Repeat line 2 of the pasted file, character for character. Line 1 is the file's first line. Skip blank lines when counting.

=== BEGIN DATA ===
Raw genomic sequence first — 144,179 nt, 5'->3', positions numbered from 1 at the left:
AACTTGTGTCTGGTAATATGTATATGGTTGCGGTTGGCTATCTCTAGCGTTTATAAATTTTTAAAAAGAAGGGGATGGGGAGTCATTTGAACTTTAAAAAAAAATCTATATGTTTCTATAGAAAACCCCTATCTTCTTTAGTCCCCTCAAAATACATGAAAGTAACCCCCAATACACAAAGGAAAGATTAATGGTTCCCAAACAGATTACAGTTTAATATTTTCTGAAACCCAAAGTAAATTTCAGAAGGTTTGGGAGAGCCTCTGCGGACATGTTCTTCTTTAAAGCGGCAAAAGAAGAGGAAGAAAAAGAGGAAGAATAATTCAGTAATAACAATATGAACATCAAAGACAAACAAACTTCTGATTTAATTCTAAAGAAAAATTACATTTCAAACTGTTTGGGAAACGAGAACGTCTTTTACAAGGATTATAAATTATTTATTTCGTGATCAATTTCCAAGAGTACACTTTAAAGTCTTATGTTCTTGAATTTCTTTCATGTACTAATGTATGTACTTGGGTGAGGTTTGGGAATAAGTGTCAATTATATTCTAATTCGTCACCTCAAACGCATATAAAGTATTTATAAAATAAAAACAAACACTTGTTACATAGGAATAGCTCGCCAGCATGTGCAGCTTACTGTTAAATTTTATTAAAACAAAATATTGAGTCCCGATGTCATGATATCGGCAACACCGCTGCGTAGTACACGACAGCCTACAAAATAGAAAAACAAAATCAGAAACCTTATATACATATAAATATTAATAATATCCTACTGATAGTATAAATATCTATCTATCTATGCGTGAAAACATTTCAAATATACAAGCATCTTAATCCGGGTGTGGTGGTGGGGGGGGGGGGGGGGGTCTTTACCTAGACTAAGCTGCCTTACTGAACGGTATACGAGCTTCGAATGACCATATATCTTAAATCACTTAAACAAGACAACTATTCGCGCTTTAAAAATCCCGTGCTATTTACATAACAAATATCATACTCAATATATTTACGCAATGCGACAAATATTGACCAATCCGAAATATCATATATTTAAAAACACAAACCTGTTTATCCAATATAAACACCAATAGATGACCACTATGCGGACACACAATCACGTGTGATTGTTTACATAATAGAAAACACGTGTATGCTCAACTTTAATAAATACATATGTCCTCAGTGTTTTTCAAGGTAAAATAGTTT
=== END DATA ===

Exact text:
AACTTGTGTCTGGTAATATGTATATGGTTGCGGTTGGCTATCTCTAGCGTTTATAAATTTTTAAAAAGAAGGGGATGGGGAGTCATTTGAACTTTAAAAAAAAATCTATATGTTTCTATAGAAAACCCCTATCTTCTTTAGTCCCCTCAAAATACATGAAAGTAACCCCCAATACACAAAGGAAAGATTAATGGTTCCCAAACAGATTACAGTTTAATATTTTCTGAAACCCAAAGTAAATTTCAGAAGGTTTGGGAGAGCCTCTGCGGACATGTTCTTCTTTAAAGCGGCAAAAGAAGAGGAAGAAAAAGAGGAAGAATAATTCAGTAATAACAATATGAACATCAAAGACAAACAAACTTCTGATTTAATTCTAAAGAAAAATTACATTTCAAACTGTTTGGGAAACGAGAACGTCTTTTACAAGGATTATAAATTATTTATTTCGTGATCAATTTCCAAGAGTACACTTTAAAGTCTTATGTTCTTGAATTTCTTTCATGTACTAATGTATGTACTTGGGTGAGGTTTGGGAATAAGTGTCAATTATATTCTAATTCGTCACCTCAAACGCATATAAAGTATTTATAAAATAAAAACAAACACTTGTTACATAGGAATAGCTCGCCAGCATGTGCAGCTTACTGTTAAATTTTATTAAAACAAAATATTGAGTCCCGATGTCATGATATCGGCAACACCGCTGCGTAGTACACGACAGCCTACAAAATAGAAAAACAAAATCAGAAACCTTATATACATATAAATATTAATAATATCCTACTGATAGTATAAATATCTATCTATCTATGCGTGAAAACATTTCAAATATACAAGCATCTTAATCCGGGTGTGGTGGTGGGGGGGGGGGGGGGGGTCTTTACCTAGACTAAGCTGCCTTACTGAACGGTATACGAGCTTCGAATGACCATATATCTTAAATCACTTAAACAAGACAACTATTCGCGCTTTAAAAATCCCGTGCTATTTACATAACAAATATCATACTCAATATATTTACGCAATGCGACAAATATTGACCAATCCGAAATATCATATATTTAAAAACACAAACCTGTTTATCCAATATAAACACCAATAGATGACCACTATGCGGACACACAATCACGTGTGATTGTTTACATAATAGAAAACACGTGTATGCTCAACTTTAATAAATACATATGTCCTCAGTGTTTTTCAAGGTAAAATAGTTT